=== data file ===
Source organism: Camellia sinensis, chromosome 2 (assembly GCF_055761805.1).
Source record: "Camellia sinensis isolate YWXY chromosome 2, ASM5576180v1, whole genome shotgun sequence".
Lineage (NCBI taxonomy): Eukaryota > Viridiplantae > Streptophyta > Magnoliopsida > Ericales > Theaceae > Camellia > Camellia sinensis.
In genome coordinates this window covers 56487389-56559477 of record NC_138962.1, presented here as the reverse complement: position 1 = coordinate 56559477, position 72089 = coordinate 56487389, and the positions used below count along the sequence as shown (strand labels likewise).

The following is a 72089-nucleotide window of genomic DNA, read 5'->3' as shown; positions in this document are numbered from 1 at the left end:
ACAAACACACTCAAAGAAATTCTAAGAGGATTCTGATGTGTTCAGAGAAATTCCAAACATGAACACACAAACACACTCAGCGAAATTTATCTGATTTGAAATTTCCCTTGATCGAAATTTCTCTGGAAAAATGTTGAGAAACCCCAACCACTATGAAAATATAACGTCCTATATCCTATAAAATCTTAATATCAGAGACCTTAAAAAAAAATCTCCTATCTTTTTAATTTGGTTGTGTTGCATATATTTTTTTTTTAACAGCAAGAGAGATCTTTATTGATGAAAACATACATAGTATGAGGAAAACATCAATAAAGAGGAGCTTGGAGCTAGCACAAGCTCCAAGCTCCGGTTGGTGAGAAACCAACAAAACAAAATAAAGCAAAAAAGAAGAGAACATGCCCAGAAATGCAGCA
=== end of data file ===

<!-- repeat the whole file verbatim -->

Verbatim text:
Source organism: Camellia sinensis, chromosome 2 (assembly GCF_055761805.1).
Source record: "Camellia sinensis isolate YWXY chromosome 2, ASM5576180v1, whole genome shotgun sequence".
Lineage (NCBI taxonomy): Eukaryota > Viridiplantae > Streptophyta > Magnoliopsida > Ericales > Theaceae > Camellia > Camellia sinensis.
In genome coordinates this window covers 56487389-56559477 of record NC_138962.1, presented here as the reverse complement: position 1 = coordinate 56559477, position 72089 = coordinate 56487389, and the positions used below count along the sequence as shown (strand labels likewise).

The following is a 72089-nucleotide window of genomic DNA, read 5'->3' as shown; positions in this document are numbered from 1 at the left end:
ACAAACACACTCAAAGAAATTCTAAGAGGATTCTGATGTGTTCAGAGAAATTCCAAACATGAACACACAAACACACTCAGCGAAATTTATCTGATTTGAAATTTCCCTTGATCGAAATTTCTCTGGAAAAATGTTGAGAAACCCCAACCACTATGAAAATATAACGTCCTATATCCTATAAAATCTTAATATCAGAGACCTTAAAAAAAAATCTCCTATCTTTTTAATTTGGTTGTGTTGCATATATTTTTTTTTTAACAGCAAGAGAGATCTTTATTGATGAAAACATACATAGTATGAGGAAAACATCAATAAAGAGGAGCTTGGAGCTAGCACAAGCTCCAAGCTCCGGTTGGTGAGAAACCAACAAAACAAAATAAAGCAAAAAAGAAGAGAACATGCCCAGAAATGCAGCA